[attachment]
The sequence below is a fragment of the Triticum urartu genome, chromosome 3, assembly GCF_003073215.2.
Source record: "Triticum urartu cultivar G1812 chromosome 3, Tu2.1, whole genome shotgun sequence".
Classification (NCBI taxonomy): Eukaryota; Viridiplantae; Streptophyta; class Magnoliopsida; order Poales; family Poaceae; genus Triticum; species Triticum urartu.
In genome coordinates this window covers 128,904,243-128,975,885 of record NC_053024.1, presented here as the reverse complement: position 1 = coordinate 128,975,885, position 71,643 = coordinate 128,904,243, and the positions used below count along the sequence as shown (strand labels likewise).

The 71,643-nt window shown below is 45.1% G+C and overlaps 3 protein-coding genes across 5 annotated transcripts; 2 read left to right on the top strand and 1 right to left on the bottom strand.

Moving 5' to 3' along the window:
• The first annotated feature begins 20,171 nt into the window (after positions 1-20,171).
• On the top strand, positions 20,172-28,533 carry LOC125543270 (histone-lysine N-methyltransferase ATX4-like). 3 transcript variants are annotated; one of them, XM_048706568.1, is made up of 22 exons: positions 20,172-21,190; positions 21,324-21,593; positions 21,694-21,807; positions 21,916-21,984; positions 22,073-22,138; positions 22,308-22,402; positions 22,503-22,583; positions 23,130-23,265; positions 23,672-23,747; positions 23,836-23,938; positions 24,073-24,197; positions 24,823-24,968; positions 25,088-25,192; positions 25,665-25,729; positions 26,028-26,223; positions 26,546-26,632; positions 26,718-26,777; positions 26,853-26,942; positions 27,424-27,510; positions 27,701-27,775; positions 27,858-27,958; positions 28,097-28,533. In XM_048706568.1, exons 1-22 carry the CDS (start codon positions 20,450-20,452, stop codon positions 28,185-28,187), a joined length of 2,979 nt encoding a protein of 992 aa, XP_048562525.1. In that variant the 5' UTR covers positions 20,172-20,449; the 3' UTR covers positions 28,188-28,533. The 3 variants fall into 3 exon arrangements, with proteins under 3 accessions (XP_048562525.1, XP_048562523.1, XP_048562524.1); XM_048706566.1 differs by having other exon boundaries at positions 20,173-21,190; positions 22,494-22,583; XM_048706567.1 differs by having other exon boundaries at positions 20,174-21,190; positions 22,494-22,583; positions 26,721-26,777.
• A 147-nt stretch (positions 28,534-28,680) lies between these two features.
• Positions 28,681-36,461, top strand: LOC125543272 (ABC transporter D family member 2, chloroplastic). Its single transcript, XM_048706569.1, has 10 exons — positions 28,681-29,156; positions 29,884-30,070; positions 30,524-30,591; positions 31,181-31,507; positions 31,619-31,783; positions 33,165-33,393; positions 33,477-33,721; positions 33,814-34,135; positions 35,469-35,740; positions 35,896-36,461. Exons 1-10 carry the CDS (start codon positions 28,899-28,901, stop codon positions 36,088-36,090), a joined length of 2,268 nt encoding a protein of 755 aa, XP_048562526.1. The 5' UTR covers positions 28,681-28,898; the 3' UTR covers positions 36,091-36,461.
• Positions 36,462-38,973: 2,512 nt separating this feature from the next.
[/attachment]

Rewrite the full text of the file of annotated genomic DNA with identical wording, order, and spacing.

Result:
The sequence below is a fragment of the Triticum urartu genome, chromosome 3, assembly GCF_003073215.2.
Source record: "Triticum urartu cultivar G1812 chromosome 3, Tu2.1, whole genome shotgun sequence".
Classification (NCBI taxonomy): Eukaryota; Viridiplantae; Streptophyta; class Magnoliopsida; order Poales; family Poaceae; genus Triticum; species Triticum urartu.
In genome coordinates this window covers 128,904,243-128,975,885 of record NC_053024.1, presented here as the reverse complement: position 1 = coordinate 128,975,885, position 71,643 = coordinate 128,904,243, and the positions used below count along the sequence as shown (strand labels likewise).

The 71,643-nt window shown below is 45.1% G+C and overlaps 3 protein-coding genes across 5 annotated transcripts; 2 read left to right on the top strand and 1 right to left on the bottom strand.

Moving 5' to 3' along the window:
• The first annotated feature begins 20,171 nt into the window (after positions 1-20,171).
• On the top strand, positions 20,172-28,533 carry LOC125543270 (histone-lysine N-methyltransferase ATX4-like). 3 transcript variants are annotated; one of them, XM_048706568.1, is made up of 22 exons: positions 20,172-21,190; positions 21,324-21,593; positions 21,694-21,807; positions 21,916-21,984; positions 22,073-22,138; positions 22,308-22,402; positions 22,503-22,583; positions 23,130-23,265; positions 23,672-23,747; positions 23,836-23,938; positions 24,073-24,197; positions 24,823-24,968; positions 25,088-25,192; positions 25,665-25,729; positions 26,028-26,223; positions 26,546-26,632; positions 26,718-26,777; positions 26,853-26,942; positions 27,424-27,510; positions 27,701-27,775; positions 27,858-27,958; positions 28,097-28,533. In XM_048706568.1, exons 1-22 carry the CDS (start codon positions 20,450-20,452, stop codon positions 28,185-28,187), a joined length of 2,979 nt encoding a protein of 992 aa, XP_048562525.1. In that variant the 5' UTR covers positions 20,172-20,449; the 3' UTR covers positions 28,188-28,533. The 3 variants fall into 3 exon arrangements, with proteins under 3 accessions (XP_048562525.1, XP_048562523.1, XP_048562524.1); XM_048706566.1 differs by having other exon boundaries at positions 20,173-21,190; positions 22,494-22,583; XM_048706567.1 differs by having other exon boundaries at positions 20,174-21,190; positions 22,494-22,583; positions 26,721-26,777.
• A 147-nt stretch (positions 28,534-28,680) lies between these two features.
• Positions 28,681-36,461, top strand: LOC125543272 (ABC transporter D family member 2, chloroplastic). Its single transcript, XM_048706569.1, has 10 exons — positions 28,681-29,156; positions 29,884-30,070; positions 30,524-30,591; positions 31,181-31,507; positions 31,619-31,783; positions 33,165-33,393; positions 33,477-33,721; positions 33,814-34,135; positions 35,469-35,740; positions 35,896-36,461. Exons 1-10 carry the CDS (start codon positions 28,899-28,901, stop codon positions 36,088-36,090), a joined length of 2,268 nt encoding a protein of 755 aa, XP_048562526.1. The 5' UTR covers positions 28,681-28,898; the 3' UTR covers positions 36,091-36,461.
• Positions 36,462-38,973: 2,512 nt separating this feature from the next.